An unexpected derivative of this is the ‘old money’ aesthetic consisting of fur coats, oversized sunglasses and an emphasis on class. It seems to be the antithesis of the Y2K aesthetic yet it does take these characteristics from 90s/200s fashion. By this nostalgic style becoming a broader and more developed term than other short-lived trends, it seems to be sticking around for the long haul. 

Then again, that's what we thought about the 2019 indie epidemic. 

What's next?

Given this, it’s hard to tell what will live on and what we’ll leave in 2023. So what exactly is in store for 2024? 

2023 saw a lot of denim; summer was Jorts' time to shine, taking inspiration from the 90s skater aesthetic. Continuing with the underlying effect of Y2K, denim maxi skirts had a short burst of fame during the colder months. Double denim didn’t quite reach out to the wider world, perhaps 2024 is its year in the spotlight. The past years favoured the baggier fit, something that may continue this year alongside the probable appearance of slim-fit trousers. This is loosely following the reintroduction of office chic which popular online shops such as Motel Rocks are debuting.

Following this past winter, Uggs have made a comeback. The sheepskin shoe that peaked in popularity in the 2000s would have seemed tacky just a few years ago but the Y2K label has managed to resurrect them this winter. There's no doubt that another form of Y2K will find itself in this year's lookbook, 2024 seems to be moving away from the flashy pinks and introducing more muted tones yet bold patterns. This has resulted in leopard print starting to make a comeback this year which will likely continue to grow as we move on from the cold and rain. 

On the theme of cold weather, coloured tights are predicted to be spotted this year. This, along with the growing popularity of bows and ribbons hints at a focus on femininity this year. This is mimicked in the recent trends following girlhood on TikTok, introducing terms such as girl dinner and girl math giving an insight into this generation's way of thinking.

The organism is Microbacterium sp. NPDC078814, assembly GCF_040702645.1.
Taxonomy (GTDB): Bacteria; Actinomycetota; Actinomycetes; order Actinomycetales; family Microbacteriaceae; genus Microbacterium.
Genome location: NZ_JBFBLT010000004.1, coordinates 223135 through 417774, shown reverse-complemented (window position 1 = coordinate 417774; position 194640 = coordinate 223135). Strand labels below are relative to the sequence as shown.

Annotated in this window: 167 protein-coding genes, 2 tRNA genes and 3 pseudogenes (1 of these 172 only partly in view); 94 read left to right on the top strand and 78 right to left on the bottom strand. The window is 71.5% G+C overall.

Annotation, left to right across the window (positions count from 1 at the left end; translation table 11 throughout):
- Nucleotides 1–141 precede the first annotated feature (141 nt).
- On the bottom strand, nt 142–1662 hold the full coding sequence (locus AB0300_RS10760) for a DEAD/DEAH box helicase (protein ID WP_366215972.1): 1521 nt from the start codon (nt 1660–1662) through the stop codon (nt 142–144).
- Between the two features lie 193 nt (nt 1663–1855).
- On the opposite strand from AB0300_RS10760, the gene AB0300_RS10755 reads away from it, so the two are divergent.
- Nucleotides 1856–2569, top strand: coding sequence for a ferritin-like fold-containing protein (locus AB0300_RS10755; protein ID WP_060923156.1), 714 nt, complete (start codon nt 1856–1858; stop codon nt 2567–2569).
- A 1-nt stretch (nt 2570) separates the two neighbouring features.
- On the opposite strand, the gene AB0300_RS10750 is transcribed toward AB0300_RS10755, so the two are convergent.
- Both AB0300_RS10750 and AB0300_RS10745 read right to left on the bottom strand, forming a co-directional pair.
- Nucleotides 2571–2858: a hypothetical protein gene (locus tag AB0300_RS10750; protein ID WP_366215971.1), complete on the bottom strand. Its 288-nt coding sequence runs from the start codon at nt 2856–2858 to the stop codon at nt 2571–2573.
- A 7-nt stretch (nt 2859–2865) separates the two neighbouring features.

It seems that people are moving away from singular microtrends, and leaning more towards entire aesthetics or ‘cores’. Granted, this isn't an entirely new concept but today cores are styles inspired by others and open to interpretation. Take ‘blokecore’ for example, to anyone else this could roughly be described as 90s indie active fashion. Think of something your dad would wear to football - that's blokecore. Yet recently, this has been mixed with the hyper-feminine trends to create a new style - ‘blokette’. Taking inspiration from widely recognised masculine and feminine styles creates a new and exciting base for people to experiment with this year. 

Just from the first few weeks of this year, it's clear that Y2K will be sticking around as the overarching theme of fashion. But the focus on femininity and movement away from baggy styles may make 2024 a year of sophistication and class.

Doesn't sound good to you? Give it a year, and this will all be flipped again.

  • This article was written by Lola Hartland, from Peter Symonds College, as part of Newsquest's Young Reporter scheme.